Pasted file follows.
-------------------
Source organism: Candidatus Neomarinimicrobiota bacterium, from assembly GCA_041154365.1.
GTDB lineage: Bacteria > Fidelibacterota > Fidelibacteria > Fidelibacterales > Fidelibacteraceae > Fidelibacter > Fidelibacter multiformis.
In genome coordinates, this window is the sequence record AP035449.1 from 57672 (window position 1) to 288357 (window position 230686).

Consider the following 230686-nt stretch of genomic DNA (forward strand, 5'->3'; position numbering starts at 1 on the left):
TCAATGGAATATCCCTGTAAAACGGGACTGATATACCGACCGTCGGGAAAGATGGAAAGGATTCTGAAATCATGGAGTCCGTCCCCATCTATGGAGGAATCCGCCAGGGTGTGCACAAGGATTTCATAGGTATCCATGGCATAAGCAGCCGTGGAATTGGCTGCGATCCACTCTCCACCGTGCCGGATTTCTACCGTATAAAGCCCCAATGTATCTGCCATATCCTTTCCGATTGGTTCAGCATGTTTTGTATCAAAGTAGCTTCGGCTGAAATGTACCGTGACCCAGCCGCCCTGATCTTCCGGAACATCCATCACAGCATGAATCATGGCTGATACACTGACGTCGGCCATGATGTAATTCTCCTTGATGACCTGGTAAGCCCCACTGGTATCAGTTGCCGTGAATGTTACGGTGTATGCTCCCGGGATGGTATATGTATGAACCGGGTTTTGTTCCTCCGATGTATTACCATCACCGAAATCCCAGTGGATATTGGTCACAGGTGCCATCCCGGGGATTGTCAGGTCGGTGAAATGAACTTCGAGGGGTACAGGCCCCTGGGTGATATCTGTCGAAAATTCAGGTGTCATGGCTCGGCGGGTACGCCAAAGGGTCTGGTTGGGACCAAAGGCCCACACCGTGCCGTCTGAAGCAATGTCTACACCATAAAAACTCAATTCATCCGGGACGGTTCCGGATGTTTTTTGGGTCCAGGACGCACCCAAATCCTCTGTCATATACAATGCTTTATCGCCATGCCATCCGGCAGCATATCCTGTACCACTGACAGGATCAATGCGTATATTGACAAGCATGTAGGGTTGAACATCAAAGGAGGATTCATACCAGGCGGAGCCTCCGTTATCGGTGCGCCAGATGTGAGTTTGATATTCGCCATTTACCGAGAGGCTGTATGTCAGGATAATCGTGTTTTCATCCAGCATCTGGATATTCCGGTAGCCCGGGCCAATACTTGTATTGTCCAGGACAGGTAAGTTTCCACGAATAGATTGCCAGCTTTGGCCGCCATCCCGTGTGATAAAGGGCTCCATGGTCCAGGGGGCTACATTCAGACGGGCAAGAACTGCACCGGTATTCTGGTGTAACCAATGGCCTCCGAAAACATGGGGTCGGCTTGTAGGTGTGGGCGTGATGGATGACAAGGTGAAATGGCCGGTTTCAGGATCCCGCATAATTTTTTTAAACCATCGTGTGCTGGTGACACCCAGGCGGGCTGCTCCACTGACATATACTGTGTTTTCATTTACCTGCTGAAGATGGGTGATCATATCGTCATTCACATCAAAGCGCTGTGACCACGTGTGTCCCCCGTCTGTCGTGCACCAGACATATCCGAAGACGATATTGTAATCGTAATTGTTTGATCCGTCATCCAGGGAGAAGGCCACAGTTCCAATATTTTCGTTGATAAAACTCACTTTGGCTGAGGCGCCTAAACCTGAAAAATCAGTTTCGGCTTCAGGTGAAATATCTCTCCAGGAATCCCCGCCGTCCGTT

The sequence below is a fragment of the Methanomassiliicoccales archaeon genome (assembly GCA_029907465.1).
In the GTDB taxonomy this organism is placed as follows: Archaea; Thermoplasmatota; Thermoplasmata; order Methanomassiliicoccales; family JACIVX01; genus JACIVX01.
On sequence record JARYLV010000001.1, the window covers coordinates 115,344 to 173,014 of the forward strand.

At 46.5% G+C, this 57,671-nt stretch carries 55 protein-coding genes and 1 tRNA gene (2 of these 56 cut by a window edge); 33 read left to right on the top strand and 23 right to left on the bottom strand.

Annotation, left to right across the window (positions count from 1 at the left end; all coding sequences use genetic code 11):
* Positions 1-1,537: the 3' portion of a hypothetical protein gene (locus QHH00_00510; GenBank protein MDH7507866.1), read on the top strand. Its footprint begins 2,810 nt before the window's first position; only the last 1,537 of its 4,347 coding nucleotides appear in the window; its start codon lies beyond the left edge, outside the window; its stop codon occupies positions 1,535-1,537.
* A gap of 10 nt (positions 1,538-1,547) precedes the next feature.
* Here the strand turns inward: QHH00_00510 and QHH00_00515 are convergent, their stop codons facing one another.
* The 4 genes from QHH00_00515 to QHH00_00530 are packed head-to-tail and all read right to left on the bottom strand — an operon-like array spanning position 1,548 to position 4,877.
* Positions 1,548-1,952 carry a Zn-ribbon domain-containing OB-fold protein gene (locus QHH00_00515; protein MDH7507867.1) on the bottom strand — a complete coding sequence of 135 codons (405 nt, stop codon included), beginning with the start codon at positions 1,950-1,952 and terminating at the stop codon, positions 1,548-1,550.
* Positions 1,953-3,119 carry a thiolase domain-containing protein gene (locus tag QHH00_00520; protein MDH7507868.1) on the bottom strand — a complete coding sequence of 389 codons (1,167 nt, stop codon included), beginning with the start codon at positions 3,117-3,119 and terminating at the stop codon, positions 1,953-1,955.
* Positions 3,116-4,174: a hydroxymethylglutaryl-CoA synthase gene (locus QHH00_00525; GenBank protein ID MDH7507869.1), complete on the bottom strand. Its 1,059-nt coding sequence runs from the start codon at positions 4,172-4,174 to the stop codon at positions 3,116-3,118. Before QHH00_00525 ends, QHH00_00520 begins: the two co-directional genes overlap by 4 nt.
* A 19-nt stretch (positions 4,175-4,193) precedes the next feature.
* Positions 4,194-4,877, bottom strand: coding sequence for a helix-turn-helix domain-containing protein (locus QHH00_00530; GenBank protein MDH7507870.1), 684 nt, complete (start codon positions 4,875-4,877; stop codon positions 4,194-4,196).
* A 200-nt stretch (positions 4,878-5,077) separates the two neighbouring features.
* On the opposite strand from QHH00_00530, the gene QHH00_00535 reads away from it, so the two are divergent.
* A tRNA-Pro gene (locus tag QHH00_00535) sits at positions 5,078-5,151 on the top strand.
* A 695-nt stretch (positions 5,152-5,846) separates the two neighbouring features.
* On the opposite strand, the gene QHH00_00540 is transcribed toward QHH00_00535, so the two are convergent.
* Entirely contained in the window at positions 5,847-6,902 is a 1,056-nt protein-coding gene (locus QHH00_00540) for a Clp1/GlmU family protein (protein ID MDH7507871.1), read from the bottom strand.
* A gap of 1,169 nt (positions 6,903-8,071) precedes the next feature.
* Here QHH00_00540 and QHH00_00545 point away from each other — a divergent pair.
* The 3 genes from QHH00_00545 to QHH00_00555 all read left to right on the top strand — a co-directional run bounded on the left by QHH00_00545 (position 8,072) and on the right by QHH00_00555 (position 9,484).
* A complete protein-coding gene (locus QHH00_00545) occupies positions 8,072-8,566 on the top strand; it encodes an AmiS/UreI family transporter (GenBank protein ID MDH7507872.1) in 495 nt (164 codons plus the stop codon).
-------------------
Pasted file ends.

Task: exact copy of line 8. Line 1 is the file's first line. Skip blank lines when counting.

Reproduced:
On sequence record JARYLV010000001.1, the window covers coordinates 115,344 to 173,014 of the forward strand.